Montréal... though like Toronto it's a cosmopolitan city, it has a different feel to it for some reason. Perhaps the European influence is just a bit more prevalent here. Perhaps it's the differing geography of these two cities. Perhaps it's the people in Montréal who have just a bit more of the joie de vivre mentality, which definitely complements my "don't work too hard" belief. Whatever it is, Montréal definitely has its share of fine dining joints that one can argue is unique from Toronto, Vancouver, Calgary and every other major Canadian city.
In spite of feisty competition from at least Toronto and Vancouver, as well as growing attention being paid to Calgary, Ottawa and others, Montréal has been known to be a haunt for gourmands; for example, Toqué reputedly has a long reservation waiting list and is such a fine restaurant that even New York élites (at least, the last I heard, while the economy was in a better situation) would take helicopter rides just to have dinner there. Yet, in spite of such a vast selection of places to eat in the Montréal region, my family and I had not tried as many "higher-end" restaurants compared to Ottawa and even Toronto. Having grabbed the November issue of Air Canada's En Route magazine on my Winnipeg-Ottawa flight, I found a selective listing of restaurants all over Canada, including the top 10 new restaurants of 2008. In the listing I found out about a few restaurants of interest in Montréal, but with my going only for a daytrip, I decided to try Brontë Restaurant with my parents.
Located on the northern edge of downtown along Rue Sherbrooke Ouest and only open for dinner, Brontë is just a few blocks from McGill University and near the shopping hub of Rue Sainte-Catherine Ouest. The name may be inspired by an English author (personally, I wasn't a bit fan of her work), but the food and the interior are a whole different story (pardon the pun); the place seems to be inspired, both literally and metaphorically, by the multicultural nature of Montréal. Soft neon colours bathed the dining room with a mix of warm and cool glows. Wood, cloth and metal permeate the place, and even the metal is a mix of smooth and textured. As for the food, the restaurant offers fusion cuisine, although its anchor is prominently of a Western nature.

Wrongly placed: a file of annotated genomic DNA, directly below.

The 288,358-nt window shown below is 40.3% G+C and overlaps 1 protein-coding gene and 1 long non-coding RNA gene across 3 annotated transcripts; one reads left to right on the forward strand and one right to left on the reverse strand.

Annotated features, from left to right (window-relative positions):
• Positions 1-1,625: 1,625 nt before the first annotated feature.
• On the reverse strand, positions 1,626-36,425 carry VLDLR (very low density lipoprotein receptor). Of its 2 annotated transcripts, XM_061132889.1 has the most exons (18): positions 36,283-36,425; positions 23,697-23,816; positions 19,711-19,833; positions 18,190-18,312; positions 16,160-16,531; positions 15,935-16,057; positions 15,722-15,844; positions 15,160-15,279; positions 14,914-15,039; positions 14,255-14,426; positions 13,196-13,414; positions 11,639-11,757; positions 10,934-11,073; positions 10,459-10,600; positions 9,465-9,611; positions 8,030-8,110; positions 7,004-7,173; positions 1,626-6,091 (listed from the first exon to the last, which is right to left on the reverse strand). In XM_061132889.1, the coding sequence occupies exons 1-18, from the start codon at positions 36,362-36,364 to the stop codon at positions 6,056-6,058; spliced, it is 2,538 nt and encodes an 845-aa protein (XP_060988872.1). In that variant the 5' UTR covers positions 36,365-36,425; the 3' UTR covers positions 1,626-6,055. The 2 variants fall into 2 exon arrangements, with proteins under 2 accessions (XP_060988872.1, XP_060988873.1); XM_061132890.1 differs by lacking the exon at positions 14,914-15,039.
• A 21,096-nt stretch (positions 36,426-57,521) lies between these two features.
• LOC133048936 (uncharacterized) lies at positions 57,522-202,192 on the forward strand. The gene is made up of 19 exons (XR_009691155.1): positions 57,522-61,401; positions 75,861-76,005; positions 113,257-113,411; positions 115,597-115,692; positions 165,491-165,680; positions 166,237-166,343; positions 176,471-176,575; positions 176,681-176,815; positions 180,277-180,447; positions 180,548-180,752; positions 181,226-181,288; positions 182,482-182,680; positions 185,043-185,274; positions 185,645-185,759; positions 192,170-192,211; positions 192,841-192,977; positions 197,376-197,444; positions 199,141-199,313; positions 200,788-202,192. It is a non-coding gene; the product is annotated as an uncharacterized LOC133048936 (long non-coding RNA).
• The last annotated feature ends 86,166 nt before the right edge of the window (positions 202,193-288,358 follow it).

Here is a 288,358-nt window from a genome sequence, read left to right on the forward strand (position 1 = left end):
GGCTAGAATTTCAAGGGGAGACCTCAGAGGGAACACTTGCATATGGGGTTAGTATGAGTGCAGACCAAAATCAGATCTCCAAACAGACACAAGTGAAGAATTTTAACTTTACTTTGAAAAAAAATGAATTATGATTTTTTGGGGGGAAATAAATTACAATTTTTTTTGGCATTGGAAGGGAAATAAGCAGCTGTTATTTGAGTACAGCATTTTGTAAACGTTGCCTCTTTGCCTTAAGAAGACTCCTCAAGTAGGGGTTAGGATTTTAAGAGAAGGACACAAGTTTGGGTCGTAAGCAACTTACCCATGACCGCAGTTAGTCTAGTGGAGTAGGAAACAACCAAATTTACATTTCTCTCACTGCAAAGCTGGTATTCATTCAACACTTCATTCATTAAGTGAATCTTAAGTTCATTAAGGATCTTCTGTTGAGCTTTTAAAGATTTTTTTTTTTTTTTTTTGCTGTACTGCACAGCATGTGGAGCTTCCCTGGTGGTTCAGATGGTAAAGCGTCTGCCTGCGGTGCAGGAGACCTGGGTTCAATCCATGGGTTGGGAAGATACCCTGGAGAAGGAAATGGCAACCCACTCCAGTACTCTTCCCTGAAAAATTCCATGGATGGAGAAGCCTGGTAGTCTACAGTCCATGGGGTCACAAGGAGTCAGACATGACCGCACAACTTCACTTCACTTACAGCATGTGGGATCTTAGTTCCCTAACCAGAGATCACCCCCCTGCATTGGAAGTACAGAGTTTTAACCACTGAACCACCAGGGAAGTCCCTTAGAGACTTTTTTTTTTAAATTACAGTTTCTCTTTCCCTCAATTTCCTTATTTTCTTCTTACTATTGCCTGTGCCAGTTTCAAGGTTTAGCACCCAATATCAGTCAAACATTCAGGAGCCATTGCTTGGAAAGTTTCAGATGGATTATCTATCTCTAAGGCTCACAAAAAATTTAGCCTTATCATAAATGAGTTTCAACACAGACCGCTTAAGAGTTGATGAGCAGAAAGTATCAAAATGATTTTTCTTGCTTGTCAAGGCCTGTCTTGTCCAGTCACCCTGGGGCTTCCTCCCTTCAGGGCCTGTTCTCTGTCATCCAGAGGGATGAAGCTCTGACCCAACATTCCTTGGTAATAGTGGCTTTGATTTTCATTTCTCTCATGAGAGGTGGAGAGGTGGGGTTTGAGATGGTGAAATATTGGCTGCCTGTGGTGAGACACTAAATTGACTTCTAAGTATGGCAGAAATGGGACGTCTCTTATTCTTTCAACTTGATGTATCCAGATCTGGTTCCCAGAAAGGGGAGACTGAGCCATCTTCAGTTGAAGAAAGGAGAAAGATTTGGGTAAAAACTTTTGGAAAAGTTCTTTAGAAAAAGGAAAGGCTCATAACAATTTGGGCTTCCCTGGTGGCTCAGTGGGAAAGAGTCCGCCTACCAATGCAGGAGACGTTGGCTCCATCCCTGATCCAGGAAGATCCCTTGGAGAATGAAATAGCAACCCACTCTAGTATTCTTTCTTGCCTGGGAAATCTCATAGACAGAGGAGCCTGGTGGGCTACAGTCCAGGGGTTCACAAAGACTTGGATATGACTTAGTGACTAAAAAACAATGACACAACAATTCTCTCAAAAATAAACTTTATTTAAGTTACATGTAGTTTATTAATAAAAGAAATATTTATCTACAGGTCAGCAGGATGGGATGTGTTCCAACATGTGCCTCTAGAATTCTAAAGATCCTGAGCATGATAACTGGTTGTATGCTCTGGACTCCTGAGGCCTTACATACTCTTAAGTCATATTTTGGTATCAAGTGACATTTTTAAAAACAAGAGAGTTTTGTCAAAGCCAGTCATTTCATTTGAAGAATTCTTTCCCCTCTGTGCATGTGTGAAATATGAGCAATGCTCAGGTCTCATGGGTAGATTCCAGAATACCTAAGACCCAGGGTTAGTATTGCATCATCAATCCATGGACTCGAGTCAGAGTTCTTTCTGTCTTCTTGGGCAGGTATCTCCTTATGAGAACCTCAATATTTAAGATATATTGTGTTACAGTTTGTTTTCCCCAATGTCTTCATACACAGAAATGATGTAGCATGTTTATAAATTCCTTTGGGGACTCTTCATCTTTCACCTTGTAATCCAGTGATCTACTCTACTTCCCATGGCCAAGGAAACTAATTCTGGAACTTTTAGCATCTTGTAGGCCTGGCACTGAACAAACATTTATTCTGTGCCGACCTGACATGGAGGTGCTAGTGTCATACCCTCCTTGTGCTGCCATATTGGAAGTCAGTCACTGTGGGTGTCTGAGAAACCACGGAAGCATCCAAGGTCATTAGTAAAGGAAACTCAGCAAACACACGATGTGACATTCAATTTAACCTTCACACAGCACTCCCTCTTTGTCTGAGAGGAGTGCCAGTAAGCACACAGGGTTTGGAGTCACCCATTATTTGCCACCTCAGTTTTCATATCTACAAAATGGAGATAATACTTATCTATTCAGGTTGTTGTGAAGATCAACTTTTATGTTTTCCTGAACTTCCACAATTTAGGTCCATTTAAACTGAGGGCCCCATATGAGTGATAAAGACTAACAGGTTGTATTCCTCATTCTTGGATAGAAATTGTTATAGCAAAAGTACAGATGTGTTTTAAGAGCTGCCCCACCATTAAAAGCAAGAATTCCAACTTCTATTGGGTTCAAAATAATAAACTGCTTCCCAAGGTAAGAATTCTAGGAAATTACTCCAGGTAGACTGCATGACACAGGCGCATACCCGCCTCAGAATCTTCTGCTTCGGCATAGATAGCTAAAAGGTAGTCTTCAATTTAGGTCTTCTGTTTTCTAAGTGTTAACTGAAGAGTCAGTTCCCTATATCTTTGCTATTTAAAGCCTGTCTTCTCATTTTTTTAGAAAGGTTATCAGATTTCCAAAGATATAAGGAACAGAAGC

As we munched on several types of bread, of which the fig & anise bread I found the most unique, we were first offered an amuse-bouche of foie gras with dates on a homemade croûton slice. Here I could sense the dish playing out various opposites to each other swirling into a couple of bites. Sweet (the date) meets salty (the foie gras) and sour (the drops of balsamic vinegar). Soft and smooth meets crunchy. Richness is countered by lightness. It was a nice prologue that allowed for a gentle opening to the unfolding story that would be my dinner.
For the appetizer, I ordered the crispy sweetbrea, which was accompanied with pan-seared tuna. Again, opposites was the idée fixe of this dish, though much more elaborated here than in the amuse-bouche. Crispiness meets softness within the sweetbread, between the vegetables and the meats, between the baby zucchini and eryngii (aka king oyster) mushroom slices, and even between the tuna and the slice of daikon beneath. Sweetbread could be construed as a heavier ingredient, balanced against the flanking accompaniments. The meats were more savoury while the vegetables were naturally sweet and had a mild sourness to them. This dish was colourful and tasteful, and the sweetbread did not feel too filling.
Next I had milk-fed veal filet and shank as my main course. Here the contrasts are not as pronounced, but that theme still lingered in this new chapter. For one thing, the shank was cooked to melt-in-your-mouth tenderness, while the filet, cooked to medium provided a firmer give to the teeth. This dish was relatively richer compared to my earlier dishes, and with respect to contrasts, this offered a greater variety of flavours and textures thanks to the various accompaniments beneath the veal. Both the risina bean purée and the sweet corn ragoût were some nice surprises to this dish, and the bean puree especially was reminiscent to me of French Canadian cuisine. Though this dish was nice, personally I would've liked my veal filet to have been cooked medium-rare; I was not asked by my server how I liked my veal done, and this was before the place got busy (in the eyes of many Montréalais, we started dinner early).
For dessert, I had the raspberry crumble shortcake. Topped with a mildly sweet foam, it was accompanied by a yogurt panna cotta with strawberries and coconut ice cream. None of these items were heavy on the sweetness factor, and the ice cream was given a crunchy dimension with a sugar-based crumble sprinkled as a bed for the ice cream. Presentation was clean and simple, and the flavours were alright, but here is where I perhaps would have preferred the contrast theme to have been dropped a bit. Strawberries and raspberries can complement one another, but coconut? At least my mother's dessert, palm sugar doughnuts with roasted banana and chocolate chipotle ice cream, complemented each other with the use of tropical flavours.
Overall I was not as impressed as I thought I would be, though it was still worth the visit and the atmosphere was welcoming. Brontë demonstrated why one should pay this restaurant some attention, and though it was a good place, I think it's safe for me to say that I've yet to try one of the best restaurants in Montréal to date. There was a whisper here, but, to borrow from Brontë the author, it was not a wuther.
Name: Brontë Restaurant
Address: 1800 Rue Sherbrooke Ouest, Montréal, QC
Price Range: Dinner $60-$90